It was an easy call: Catcher Samuel Basallo is O's top international prospect

It was not a tough call. There was no protracted debate. There was no brief debate. There was no debating at all. 

Catcher Samuel Basallo, signed to a $1.3 million bonus, the largest bonus in the Orioles' 2021 international class, is once again the club’s No. 1 ranked international prospect. He tops our third annual ratings of the top 20 O’s international prospects.

Basallo was No. 2 on this list in 2022 and was No. 1 last year before he had even played one game of full season minor league ball. Before he went out and had a sensational season on the farm, one that took him as far as Double-A Bowie and also took him toward the top of several national top 100 prospect rankings.

He is the shining star of the O's international program, but far from the only top talent.

The wave of O's international prospects is now closer to crashing the shore than ever. To be a top team for an extended period, an organization has to be good in international scouting and signing players. The Orioles now are.

Basallo produced a .762 OPS in his first two pro seasons, playing 41 games in the Dominican Summer League in 2021 and 43 in 2022 in the rookie-level Florida Complex League. He hit six homers to tie for the FCL league lead that season.

Starting today and for the next three days I will rank the top 20 O’s international prospects and the list is quite strong this time around. Full disclosure, I had some help from the O's staff which was very important in producing these rankings. The goal here is to not necessarily be perfect with the rankings - that would be a nice bonus - but rather shine a light on some players that make the Baltimore Orioles better.  

As for Basallo, he entered last year getting some prospect recognition and now he is getting much more as he flew up the rankings during the 2023 season. For him, the year began as he was rated as the Orioles’ No. 12 prospect in their team top 30 via, No. 14 by and No. 15 by Baseball America.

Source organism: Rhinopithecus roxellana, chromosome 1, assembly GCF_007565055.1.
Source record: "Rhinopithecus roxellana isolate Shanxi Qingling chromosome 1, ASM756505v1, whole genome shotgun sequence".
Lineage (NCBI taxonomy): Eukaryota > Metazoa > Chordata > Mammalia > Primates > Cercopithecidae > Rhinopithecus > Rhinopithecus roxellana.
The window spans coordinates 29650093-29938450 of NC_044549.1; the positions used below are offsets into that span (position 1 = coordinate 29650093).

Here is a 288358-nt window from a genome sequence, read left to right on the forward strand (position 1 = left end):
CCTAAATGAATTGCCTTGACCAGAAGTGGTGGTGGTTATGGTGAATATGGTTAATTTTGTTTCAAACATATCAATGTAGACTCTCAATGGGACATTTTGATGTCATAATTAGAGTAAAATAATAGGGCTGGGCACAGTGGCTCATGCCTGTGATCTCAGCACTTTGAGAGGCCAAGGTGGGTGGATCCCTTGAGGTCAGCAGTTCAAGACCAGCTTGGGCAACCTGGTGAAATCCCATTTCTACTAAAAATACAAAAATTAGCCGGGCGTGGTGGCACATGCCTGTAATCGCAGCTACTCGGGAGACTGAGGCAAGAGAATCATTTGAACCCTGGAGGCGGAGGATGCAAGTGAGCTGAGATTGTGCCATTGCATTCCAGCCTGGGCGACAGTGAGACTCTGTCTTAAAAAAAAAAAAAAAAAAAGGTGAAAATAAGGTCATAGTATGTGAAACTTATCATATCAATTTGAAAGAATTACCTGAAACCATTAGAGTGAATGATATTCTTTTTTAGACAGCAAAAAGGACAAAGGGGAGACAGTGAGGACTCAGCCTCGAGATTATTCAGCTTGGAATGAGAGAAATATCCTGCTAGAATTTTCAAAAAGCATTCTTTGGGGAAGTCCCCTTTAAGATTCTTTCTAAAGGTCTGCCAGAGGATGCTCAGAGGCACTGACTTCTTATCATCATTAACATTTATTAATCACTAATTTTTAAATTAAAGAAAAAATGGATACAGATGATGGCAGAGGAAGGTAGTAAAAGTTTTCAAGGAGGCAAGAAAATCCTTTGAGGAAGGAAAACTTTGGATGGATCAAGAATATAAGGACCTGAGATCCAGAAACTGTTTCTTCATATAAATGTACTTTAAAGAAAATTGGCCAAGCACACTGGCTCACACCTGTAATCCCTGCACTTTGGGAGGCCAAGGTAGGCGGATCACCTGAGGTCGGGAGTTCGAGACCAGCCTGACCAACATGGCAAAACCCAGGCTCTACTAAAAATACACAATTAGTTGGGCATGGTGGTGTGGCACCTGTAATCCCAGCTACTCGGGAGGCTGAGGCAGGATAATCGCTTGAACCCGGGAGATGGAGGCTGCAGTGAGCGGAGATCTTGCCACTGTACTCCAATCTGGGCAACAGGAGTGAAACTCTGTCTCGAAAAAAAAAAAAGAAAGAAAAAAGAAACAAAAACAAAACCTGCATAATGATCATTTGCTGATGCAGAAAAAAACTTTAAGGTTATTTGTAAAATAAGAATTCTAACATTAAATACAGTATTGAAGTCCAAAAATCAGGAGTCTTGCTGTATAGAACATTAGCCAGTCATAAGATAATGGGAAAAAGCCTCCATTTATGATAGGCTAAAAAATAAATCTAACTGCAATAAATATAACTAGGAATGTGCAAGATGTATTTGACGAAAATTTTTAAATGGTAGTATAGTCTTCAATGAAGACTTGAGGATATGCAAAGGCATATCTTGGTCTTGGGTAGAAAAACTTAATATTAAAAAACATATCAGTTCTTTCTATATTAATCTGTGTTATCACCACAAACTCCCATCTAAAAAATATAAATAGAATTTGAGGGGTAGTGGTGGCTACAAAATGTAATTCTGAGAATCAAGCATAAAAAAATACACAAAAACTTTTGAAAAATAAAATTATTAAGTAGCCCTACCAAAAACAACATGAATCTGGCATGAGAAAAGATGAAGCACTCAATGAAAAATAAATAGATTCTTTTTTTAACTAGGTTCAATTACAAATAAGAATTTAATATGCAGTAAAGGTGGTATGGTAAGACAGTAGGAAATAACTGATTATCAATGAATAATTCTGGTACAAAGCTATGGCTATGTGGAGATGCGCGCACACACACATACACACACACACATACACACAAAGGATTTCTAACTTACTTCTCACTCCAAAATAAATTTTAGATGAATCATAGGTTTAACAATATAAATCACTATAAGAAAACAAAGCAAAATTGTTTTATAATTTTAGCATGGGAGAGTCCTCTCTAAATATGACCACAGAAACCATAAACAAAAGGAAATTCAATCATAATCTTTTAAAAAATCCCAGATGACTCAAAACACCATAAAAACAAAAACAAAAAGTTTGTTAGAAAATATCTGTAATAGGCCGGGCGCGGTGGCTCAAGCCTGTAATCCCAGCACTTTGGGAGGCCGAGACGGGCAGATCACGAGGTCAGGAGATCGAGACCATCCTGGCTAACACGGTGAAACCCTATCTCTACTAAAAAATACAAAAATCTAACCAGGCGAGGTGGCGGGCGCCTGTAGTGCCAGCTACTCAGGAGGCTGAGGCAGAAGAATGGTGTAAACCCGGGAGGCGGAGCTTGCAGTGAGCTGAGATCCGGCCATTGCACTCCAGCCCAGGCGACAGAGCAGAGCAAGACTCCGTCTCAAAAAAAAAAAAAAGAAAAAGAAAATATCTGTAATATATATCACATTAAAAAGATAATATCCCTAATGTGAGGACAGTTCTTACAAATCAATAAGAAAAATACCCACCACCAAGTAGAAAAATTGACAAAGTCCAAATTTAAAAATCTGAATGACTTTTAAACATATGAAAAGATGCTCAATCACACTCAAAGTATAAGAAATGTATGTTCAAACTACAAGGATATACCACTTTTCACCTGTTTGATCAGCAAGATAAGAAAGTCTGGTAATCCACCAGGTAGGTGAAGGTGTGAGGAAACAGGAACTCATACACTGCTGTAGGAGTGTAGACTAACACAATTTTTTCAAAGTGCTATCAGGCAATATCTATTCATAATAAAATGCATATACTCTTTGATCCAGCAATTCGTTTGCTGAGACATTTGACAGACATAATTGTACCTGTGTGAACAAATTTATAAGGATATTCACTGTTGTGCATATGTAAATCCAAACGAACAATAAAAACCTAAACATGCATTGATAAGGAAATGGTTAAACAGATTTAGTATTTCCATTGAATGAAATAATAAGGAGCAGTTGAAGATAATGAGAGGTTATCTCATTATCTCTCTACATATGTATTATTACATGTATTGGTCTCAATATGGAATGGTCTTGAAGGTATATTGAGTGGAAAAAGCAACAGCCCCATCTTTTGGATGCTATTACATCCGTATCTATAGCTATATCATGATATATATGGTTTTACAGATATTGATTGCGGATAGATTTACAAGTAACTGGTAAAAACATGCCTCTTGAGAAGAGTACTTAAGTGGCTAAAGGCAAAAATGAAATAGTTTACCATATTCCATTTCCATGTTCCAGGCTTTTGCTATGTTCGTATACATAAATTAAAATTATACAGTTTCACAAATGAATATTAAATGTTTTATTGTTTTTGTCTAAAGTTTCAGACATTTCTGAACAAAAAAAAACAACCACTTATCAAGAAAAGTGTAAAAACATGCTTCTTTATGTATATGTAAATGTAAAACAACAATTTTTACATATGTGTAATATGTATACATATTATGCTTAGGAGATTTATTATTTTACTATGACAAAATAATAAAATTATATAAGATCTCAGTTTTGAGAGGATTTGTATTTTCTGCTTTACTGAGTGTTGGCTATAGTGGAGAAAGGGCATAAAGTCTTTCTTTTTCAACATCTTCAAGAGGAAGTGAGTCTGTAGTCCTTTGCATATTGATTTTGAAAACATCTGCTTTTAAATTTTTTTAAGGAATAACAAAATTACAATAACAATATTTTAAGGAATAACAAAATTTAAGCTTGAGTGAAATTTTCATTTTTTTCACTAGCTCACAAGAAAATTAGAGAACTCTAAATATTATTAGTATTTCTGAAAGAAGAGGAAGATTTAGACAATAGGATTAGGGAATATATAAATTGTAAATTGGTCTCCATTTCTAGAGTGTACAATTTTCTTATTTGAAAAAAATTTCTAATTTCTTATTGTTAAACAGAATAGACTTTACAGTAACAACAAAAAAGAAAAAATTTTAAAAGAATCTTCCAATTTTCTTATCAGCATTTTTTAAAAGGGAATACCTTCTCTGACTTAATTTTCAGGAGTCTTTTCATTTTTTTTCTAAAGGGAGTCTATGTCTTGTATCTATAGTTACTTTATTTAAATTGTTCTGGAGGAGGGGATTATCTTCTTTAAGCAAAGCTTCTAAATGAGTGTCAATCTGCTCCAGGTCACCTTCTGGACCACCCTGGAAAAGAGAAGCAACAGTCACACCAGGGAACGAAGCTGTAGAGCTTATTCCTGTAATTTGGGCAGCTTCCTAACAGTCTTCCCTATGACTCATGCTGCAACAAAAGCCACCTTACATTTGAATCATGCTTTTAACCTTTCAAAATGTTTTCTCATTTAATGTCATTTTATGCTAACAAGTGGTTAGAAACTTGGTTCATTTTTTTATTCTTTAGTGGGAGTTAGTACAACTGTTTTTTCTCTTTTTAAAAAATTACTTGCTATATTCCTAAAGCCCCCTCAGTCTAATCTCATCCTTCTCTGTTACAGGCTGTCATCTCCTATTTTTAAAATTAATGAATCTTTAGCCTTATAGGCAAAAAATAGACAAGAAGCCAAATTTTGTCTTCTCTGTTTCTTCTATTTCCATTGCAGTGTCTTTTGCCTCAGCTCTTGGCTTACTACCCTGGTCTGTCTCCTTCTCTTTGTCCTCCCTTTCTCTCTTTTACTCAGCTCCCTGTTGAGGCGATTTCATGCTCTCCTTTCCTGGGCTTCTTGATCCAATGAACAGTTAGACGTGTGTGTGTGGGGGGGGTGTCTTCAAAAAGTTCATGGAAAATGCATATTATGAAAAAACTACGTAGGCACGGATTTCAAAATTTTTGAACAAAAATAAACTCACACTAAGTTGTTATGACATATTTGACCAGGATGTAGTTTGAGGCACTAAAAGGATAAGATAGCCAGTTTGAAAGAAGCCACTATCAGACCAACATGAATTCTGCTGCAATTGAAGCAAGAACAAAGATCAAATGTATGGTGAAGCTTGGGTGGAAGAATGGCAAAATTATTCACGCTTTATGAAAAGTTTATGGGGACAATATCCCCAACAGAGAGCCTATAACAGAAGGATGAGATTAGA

Then he started mashing homers and moving up the charts.

He ended last year ranked as the No. 46 top 100 prospect by both Baseball America and Right now, he is Baseball America’s No. 10 rated player and is also No. 17 via MLBPipeline and No. 27 by

He earned those rankings after tearing it up in 83 games at Low-A Delmarva, 27 for High-A Aberdeen and four at the end of the year with Double-A Bowie. He is expected to be with the Baysox when the 2024 season commences.

Over 114 games, Basallo, a lefty swinger, hit .313/.402/.551/.953 with 26 doubles, seven triples, 20 homers and 86 RBIs. He scored 75 runs and even stole 12 bases.

The young man that will not turn 20 until Aug. 13, showed a 11.6 walk rate and 20.7 strikeout rate at Delmarva. He had a 16.5 walk rate and 17.4 K rate with the IronBirds.

Big exit velocities, all-fields power, a huge arm and controls the strikezone. That is how you get to No. 10 in the sport at age 19.

Basallo was named the MVP of the Carolina League for his stats and performance with Delmarva. He homered in each of his first two games there. With Aberdeen, after his Aug. 1 addition, he started slowly, going 2-for-26. But soon after he was absolutely raking. In his last seven Aberdeen games in early September, he went 14-for-26 with six homers. That got him sent to Bowie for the last four games of their regular season. He went 7-for-15.

And even though he plays in a farm system along with the sport’s No. 1 prospect in Jackson Holliday and a player in Coby Mayo who produced 29 homers and an OPS of .973, it was Basallo who led the O’s farm in wRC+ (min, 200 PAs).